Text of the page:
September 20, 2022

Biden Administration Put on Notice Over Its Executive Action Overreach

WASHINGTON, D.C. – House Budget Committee Republican Leader Jason Smith (MO-08) and House Appropriations Committee Republican Leader Kay Granger (TX-12) put the Biden Administration on notice today that its attempts to skirt Congressional authority through Executive Branch rulemaking is unacceptable and unconstitutional, in a letter sent to the Office of Management and Budget (OMB). Smith and Granger cite the Biden Administration’s recent attempts to impose vaccine or testing mandates through the Occupational Safety and Health Administration (OSHA) and an eviction moratorium via the Centers for Disease Control and Prevention (CDC) – both representing sweeping expansions of Executive Branch authority which Congress never approved and that fail to hold muster in a court of law.

“Time and again, President Biden has seized power outside of the bounds of the Constitution and the law. While the American people are struggling to put food on their tables and gas in their cars, the Biden Administration has pursued egregious and expensive executive actions, like single handedly canceling up to $1 trillion in student loan debt for wealthy borrowers and increasing spending by $250 billion on food stamps without notifying Congress,” said House Budget Committee Republican Leader Smith. “So far, Biden has spent more than $1 trillion by himself through executive actions to advance a radical agenda, and Americans are paying for it through higher prices and higher taxes.

“Federal agencies under the Biden Administration have engaged in a flurry of executive actions and rulemaking – issuing nearly 100 Executive Orders and approving more major rules than any recent President,” continued House Budget Committee Republican Leader Smith. “While Congressional Democrats have been more than willing to look the other way, Republicans will continue to hold the Biden Administration accountable for going around the checks and balances set up in the Constitution and which were most recently reaffirmed by the Supreme Court in West Virginia v. EPA.”

In its recent ruling in West Virginia v. EPA, the Supreme Court said executive actions with “economic and political significance” must have “clear Congressional authority.” In their letter, Smith and Granger highlight President Biden’s executive actions that have been overturned because he lacked the authority:

“Recently, the Court struck down the Centers for Disease Control and Prevention’s attempt to impose an eviction moratorium and the Occupational Safety and Health Administration’s attempt to impose a vaccine or testing mandate. In West Virginia v. EPA, the Court made clear that such reliance on the administrative state will no longer be allowed. To be clear, ‘the Constitution does not authorize agencies to use pen-and-phone regulations as substitutes for laws passed by the people’s representatives.’”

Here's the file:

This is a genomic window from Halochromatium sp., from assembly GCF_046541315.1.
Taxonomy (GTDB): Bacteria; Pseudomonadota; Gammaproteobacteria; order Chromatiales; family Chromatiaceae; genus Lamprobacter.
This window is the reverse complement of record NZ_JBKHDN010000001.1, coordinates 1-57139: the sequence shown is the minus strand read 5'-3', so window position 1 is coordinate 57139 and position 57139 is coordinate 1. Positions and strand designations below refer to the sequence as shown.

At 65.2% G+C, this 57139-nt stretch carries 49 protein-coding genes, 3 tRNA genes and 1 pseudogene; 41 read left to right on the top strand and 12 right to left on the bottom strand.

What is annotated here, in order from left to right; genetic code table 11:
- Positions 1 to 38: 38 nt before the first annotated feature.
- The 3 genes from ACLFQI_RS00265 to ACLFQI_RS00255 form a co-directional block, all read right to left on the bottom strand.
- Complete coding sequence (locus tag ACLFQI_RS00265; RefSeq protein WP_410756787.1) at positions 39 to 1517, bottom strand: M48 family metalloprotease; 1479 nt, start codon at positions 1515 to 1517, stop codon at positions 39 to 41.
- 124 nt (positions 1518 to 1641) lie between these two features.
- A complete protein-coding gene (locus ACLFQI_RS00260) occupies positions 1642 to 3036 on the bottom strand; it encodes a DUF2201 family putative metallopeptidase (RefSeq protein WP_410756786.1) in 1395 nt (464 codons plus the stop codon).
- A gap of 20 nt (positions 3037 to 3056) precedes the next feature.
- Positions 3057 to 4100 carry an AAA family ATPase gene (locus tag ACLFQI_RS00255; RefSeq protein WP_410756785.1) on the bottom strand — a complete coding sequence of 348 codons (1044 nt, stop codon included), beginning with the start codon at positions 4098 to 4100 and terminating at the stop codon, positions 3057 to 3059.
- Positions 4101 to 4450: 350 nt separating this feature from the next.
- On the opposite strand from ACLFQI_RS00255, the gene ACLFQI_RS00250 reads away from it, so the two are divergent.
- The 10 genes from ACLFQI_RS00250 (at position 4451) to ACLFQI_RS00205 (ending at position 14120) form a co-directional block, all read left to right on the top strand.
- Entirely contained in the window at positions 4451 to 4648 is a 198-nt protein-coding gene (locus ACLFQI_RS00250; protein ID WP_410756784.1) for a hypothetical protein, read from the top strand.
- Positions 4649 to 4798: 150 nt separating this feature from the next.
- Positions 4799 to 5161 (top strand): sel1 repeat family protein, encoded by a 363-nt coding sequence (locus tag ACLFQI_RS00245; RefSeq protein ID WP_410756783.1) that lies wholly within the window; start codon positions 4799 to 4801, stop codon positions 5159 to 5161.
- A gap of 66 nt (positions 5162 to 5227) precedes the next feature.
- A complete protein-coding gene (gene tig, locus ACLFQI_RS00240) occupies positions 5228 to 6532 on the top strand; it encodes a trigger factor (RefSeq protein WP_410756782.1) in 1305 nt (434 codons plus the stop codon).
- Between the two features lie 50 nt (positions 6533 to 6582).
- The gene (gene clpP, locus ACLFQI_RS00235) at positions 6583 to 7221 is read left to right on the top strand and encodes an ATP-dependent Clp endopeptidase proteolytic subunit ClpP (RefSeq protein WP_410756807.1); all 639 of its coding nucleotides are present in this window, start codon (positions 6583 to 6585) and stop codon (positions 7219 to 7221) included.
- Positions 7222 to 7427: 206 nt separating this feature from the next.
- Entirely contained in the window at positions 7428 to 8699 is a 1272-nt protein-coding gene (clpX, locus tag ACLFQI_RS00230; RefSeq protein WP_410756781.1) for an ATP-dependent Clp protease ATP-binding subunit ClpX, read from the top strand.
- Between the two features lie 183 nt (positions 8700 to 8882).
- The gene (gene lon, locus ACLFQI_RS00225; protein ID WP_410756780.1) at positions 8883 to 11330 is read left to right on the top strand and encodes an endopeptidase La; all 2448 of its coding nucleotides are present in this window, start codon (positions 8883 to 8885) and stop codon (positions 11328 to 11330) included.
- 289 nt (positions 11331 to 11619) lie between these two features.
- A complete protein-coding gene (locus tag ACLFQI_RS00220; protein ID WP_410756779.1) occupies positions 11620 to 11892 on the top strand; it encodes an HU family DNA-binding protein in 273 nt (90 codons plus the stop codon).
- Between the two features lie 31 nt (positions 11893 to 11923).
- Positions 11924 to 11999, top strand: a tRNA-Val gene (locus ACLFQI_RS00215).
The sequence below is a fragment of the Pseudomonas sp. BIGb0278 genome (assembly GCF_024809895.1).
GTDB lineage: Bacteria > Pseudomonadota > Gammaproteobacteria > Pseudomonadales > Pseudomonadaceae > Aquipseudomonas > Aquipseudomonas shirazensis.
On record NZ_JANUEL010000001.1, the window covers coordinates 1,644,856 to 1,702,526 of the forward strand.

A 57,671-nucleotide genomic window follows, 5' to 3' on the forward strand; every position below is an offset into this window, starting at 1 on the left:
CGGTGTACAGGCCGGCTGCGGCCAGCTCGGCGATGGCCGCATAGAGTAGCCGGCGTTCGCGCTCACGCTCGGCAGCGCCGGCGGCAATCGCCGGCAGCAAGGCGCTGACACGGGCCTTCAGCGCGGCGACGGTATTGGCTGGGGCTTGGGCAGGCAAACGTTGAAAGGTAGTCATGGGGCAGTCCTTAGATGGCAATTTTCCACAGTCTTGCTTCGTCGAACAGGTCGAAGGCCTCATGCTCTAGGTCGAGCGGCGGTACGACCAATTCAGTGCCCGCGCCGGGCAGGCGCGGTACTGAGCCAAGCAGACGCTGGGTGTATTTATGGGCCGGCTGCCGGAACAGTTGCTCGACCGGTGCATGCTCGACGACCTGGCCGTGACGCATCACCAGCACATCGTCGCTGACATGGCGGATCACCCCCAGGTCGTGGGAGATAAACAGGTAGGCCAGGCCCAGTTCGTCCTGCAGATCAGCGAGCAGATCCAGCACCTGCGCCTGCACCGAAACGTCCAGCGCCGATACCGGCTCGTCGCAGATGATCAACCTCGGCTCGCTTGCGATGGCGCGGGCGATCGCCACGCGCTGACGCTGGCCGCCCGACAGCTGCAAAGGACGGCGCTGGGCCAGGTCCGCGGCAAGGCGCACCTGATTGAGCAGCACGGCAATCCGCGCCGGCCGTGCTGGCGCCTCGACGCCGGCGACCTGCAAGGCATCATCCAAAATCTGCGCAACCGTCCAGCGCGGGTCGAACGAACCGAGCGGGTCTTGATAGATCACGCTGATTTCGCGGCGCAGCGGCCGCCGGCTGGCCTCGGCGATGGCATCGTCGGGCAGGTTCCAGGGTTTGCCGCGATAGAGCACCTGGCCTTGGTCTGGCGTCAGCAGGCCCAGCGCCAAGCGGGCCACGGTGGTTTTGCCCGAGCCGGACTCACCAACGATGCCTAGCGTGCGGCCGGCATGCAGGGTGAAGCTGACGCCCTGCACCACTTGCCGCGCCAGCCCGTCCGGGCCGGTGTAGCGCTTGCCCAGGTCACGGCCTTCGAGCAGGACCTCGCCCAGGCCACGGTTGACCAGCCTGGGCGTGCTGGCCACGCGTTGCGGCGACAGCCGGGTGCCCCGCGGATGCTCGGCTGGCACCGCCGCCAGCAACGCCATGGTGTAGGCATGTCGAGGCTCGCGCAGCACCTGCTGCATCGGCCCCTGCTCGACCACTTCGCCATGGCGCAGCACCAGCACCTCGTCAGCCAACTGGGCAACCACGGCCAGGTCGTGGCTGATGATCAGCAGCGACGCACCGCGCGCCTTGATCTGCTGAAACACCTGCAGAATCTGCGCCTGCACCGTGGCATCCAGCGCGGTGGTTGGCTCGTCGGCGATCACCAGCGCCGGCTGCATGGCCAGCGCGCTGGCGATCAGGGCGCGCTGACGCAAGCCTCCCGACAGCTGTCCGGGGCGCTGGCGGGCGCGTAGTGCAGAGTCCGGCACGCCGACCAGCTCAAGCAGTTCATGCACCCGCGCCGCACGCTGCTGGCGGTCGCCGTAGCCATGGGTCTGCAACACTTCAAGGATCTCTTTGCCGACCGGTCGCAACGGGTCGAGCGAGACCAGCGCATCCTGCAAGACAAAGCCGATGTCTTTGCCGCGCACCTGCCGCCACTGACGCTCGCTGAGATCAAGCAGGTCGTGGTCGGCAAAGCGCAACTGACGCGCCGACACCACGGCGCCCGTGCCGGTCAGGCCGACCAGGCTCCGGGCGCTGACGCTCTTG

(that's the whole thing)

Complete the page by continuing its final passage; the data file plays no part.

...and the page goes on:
President Biden’s latest executive actions cost hundreds of billions and are major rewrites of laws passed by Congress. Smith and Granger point out that his executive actions on student loan cancellation and increasing spending on the Thrifty Food Plan by $250 billion were done without any understood authority:

Of particular concern to our members are recent announcements using taxpayer funds to cancel student loan debts, with no published legal or regulatory analysis; and a recent determination by the Government Accountability Office (GAO) that the Administration made an undisclosed decision in 2021 to increase government outlays by over $250 billion over ten years by updating the Thrifty Food Plan—which establishes the Supplemental Nutrition Assistance Program benefit amounts —without notice to Congress in contravention of the Congressional Review Act.

The letter seeks answers from the Office of Management and Budget on how the Biden Administration will comply with West Virginia v. EPA and what procedures are in place to ensure the Administration is properly informing Congress of new regulatory activity.

Read the full letter here.

Cost of Biden’s Executive Actions The Biden Administration has already issued more than 600 executive actions that have cost taxpayers over $1 trillion.

  • Student Loan Cancellation: $500 Billion
  • Welfare Increase: $300 Billion
  • Wealthy Student Loan Repayment Pause: $100 Billion
  • Obamacare Expansion: $34 Billion
  • Federal Benefits for Immigrants: $20 Billion
  • Weakening work requirements for SNAP: $11 Billion
  • Wage Increases for Government Contractors: $7 Billion
  • Weakening work requirements for Medicaid: $3 Billion
  • Student Loan Waivers and Debt Adjustments: $3 Billion